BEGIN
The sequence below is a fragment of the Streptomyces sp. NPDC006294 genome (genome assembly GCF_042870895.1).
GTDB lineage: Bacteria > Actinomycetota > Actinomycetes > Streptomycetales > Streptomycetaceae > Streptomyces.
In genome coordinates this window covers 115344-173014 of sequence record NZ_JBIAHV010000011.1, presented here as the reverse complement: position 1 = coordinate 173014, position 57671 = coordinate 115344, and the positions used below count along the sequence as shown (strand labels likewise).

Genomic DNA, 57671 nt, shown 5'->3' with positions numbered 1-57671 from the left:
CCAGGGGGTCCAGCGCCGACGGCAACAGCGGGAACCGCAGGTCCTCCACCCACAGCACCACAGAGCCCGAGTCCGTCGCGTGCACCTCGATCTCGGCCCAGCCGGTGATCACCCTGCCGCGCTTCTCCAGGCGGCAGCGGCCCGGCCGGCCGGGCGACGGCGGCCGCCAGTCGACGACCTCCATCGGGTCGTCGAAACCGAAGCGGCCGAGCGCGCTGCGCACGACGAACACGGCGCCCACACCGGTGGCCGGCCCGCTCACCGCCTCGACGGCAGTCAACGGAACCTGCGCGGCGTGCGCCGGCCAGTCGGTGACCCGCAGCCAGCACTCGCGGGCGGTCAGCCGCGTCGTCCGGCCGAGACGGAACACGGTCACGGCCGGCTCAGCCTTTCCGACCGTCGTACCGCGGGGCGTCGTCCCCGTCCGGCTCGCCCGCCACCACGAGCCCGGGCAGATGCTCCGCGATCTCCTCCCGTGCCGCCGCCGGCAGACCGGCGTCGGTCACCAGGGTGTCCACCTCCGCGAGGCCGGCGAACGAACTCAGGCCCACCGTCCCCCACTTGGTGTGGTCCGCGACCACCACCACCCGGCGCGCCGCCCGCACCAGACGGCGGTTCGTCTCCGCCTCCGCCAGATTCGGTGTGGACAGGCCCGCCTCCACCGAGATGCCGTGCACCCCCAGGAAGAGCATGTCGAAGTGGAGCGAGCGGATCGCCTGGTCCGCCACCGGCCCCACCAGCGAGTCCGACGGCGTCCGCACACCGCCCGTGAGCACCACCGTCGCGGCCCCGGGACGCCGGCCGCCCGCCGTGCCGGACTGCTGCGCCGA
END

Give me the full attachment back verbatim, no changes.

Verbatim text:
The sequence below is a fragment of the Streptomyces sp. NPDC006294 genome (genome assembly GCF_042870895.1).
GTDB lineage: Bacteria > Actinomycetota > Actinomycetes > Streptomycetales > Streptomycetaceae > Streptomyces.
In genome coordinates this window covers 115344-173014 of sequence record NZ_JBIAHV010000011.1, presented here as the reverse complement: position 1 = coordinate 173014, position 57671 = coordinate 115344, and the positions used below count along the sequence as shown (strand labels likewise).

Genomic DNA, 57671 nt, shown 5'->3' with positions numbered 1-57671 from the left:
CCAGGGGGTCCAGCGCCGACGGCAACAGCGGGAACCGCAGGTCCTCCACCCACAGCACCACAGAGCCCGAGTCCGTCGCGTGCACCTCGATCTCGGCCCAGCCGGTGATCACCCTGCCGCGCTTCTCCAGGCGGCAGCGGCCCGGCCGGCCGGGCGACGGCGGCCGCCAGTCGACGACCTCCATCGGGTCGTCGAAACCGAAGCGGCCGAGCGCGCTGCGCACGACGAACACGGCGCCCACACCGGTGGCCGGCCCGCTCACCGCCTCGACGGCAGTCAACGGAACCTGCGCGGCGTGCGCCGGCCAGTCGGTGACCCGCAGCCAGCACTCGCGGGCGGTCAGCCGCGTCGTCCGGCCGAGACGGAACACGGTCACGGCCGGCTCAGCCTTTCCGACCGTCGTACCGCGGGGCGTCGTCCCCGTCCGGCTCGCCCGCCACCACGAGCCCGGGCAGATGCTCCGCGATCTCCTCCCGTGCCGCCGCCGGCAGACCGGCGTCGGTCACCAGGGTGTCCACCTCCGCGAGGCCGGCGAACGAACTCAGGCCCACCGTCCCCCACTTGGTGTGGTCCGCGACCACCACCACCCGGCGCGCCGCCCGCACCAGACGGCGGTTCGTCTCCGCCTCCGCCAGATTCGGTGTGGACAGGCCCGCCTCCACCGAGATGCCGTGCACCCCCAGGAAGAGCATGTCGAAGTGGAGCGAGCGGATCGCCTGGTCCGCCACCGGCCCCACCAGCGAGTCCGACGGCGTCCGCACACCGCCCGTGAGCACCACCGTCGCGGCCCCGGGACGCCGGCCGCCCGCCGTGCCGGACTGCTGCGCCGA